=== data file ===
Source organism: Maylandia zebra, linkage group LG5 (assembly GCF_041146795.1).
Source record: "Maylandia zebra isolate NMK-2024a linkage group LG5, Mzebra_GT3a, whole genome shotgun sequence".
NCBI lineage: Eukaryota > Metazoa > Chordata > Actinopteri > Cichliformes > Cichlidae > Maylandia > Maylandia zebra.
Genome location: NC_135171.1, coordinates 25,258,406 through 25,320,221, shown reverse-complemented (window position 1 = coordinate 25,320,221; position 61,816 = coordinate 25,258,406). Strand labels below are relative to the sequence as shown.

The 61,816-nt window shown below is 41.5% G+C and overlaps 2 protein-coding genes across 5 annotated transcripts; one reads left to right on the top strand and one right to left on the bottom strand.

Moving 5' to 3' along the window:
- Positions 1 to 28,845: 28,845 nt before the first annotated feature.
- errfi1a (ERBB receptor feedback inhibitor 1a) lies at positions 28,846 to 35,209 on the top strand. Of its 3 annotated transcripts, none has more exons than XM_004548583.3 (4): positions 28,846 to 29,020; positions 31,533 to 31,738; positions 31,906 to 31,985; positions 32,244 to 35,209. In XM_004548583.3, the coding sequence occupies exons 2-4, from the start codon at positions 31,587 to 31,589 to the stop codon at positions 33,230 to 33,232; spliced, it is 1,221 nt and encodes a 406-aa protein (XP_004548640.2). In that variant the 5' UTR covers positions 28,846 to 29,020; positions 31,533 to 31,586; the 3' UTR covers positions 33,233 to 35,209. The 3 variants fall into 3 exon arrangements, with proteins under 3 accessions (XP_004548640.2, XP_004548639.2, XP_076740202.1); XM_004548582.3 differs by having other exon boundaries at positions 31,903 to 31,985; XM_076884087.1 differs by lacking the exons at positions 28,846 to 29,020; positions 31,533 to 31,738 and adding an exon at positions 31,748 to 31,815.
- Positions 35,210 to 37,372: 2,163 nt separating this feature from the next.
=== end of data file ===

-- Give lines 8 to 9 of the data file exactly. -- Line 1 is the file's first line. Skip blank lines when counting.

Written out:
- errfi1a (ERBB receptor feedback inhibitor 1a) lies at positions 28,846 to 35,209 on the top strand. Of its 3 annotated transcripts, none has more exons than XM_004548583.3 (4): positions 28,846 to 29,020; positions 31,533 to 31,738; positions 31,906 to 31,985; positions 32,244 to 35,209. In XM_004548583.3, the coding sequence occupies exons 2-4, from the start codon at positions 31,587 to 31,589 to the stop codon at positions 33,230 to 33,232; spliced, it is 1,221 nt and encodes a 406-aa protein (XP_004548640.2). In that variant the 5' UTR covers positions 28,846 to 29,020; positions 31,533 to 31,586; the 3' UTR covers positions 33,233 to 35,209. The 3 variants fall into 3 exon arrangements, with proteins under 3 accessions (XP_004548640.2, XP_004548639.2, XP_076740202.1); XM_004548582.3 differs by having other exon boundaries at positions 31,903 to 31,985; XM_076884087.1 differs by lacking the exons at positions 28,846 to 29,020; positions 31,533 to 31,738 and adding an exon at positions 31,748 to 31,815.
- Positions 35,210 to 37,372: 2,163 nt separating this feature from the next.